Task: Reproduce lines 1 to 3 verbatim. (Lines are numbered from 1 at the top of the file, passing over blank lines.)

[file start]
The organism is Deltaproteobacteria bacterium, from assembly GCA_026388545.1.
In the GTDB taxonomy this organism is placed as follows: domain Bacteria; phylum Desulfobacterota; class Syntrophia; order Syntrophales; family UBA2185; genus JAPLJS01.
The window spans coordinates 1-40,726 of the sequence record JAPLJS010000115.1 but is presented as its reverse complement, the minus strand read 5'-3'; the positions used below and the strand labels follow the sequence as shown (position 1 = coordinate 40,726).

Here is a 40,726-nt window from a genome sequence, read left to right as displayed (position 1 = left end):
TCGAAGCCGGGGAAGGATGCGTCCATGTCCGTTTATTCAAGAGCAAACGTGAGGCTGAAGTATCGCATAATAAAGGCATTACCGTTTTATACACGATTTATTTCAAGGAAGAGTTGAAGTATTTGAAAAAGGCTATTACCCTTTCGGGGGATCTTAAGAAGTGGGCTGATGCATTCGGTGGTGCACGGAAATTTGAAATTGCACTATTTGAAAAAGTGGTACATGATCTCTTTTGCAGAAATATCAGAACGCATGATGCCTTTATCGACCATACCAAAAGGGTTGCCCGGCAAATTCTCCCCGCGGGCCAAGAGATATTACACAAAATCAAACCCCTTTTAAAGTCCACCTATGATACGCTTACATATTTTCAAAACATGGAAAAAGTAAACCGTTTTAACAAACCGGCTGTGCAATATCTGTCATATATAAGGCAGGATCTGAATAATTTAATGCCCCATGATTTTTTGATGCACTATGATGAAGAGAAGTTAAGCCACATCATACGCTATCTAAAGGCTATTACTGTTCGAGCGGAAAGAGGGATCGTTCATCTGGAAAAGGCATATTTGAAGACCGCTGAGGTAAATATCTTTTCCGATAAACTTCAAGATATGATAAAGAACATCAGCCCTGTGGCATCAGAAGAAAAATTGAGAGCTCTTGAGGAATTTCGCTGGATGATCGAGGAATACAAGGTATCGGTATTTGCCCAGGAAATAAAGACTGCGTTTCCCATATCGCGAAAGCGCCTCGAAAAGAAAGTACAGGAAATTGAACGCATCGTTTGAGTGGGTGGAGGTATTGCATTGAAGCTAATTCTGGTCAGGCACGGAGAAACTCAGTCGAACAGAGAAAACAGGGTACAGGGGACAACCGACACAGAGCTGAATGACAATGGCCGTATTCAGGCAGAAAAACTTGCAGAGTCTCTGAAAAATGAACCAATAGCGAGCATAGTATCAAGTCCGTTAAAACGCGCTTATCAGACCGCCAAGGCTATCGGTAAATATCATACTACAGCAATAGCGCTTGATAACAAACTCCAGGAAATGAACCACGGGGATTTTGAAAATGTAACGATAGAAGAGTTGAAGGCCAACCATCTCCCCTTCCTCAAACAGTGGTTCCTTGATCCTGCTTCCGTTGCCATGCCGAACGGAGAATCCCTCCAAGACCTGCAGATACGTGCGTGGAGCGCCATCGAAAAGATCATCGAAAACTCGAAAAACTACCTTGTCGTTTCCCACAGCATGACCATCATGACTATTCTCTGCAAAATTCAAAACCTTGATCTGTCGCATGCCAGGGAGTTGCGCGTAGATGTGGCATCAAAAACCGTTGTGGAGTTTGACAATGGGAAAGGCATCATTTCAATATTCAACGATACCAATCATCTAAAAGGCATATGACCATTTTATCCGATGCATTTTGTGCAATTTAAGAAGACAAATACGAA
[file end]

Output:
The organism is Deltaproteobacteria bacterium, from assembly GCA_026388545.1.
In the GTDB taxonomy this organism is placed as follows: domain Bacteria; phylum Desulfobacterota; class Syntrophia; order Syntrophales; family UBA2185; genus JAPLJS01.
The window spans coordinates 1-40,726 of the sequence record JAPLJS010000115.1 but is presented as its reverse complement, the minus strand read 5'-3'; the positions used below and the strand labels follow the sequence as shown (position 1 = coordinate 40,726).